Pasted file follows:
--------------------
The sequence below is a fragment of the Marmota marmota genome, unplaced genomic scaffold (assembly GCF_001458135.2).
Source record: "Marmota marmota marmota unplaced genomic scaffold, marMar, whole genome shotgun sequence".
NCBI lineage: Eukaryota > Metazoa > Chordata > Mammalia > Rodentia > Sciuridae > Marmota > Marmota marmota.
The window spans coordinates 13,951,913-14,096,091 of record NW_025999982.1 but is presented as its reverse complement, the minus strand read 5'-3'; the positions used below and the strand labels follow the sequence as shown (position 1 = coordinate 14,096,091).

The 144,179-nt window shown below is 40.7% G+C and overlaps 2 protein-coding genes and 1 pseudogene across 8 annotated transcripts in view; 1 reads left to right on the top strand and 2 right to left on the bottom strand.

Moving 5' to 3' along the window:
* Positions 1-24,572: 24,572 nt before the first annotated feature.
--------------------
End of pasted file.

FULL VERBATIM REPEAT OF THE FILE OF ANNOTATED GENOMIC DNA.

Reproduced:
The sequence below is a fragment of the Marmota marmota genome, unplaced genomic scaffold (assembly GCF_001458135.2).
Source record: "Marmota marmota marmota unplaced genomic scaffold, marMar, whole genome shotgun sequence".
NCBI lineage: Eukaryota > Metazoa > Chordata > Mammalia > Rodentia > Sciuridae > Marmota > Marmota marmota.
The window spans coordinates 13,951,913-14,096,091 of record NW_025999982.1 but is presented as its reverse complement, the minus strand read 5'-3'; the positions used below and the strand labels follow the sequence as shown (position 1 = coordinate 14,096,091).

The 144,179-nt window shown below is 40.7% G+C and overlaps 2 protein-coding genes and 1 pseudogene across 8 annotated transcripts in view; 1 reads left to right on the top strand and 2 right to left on the bottom strand.

Moving 5' to 3' along the window:
* Positions 1-24,572: 24,572 nt before the first annotated feature.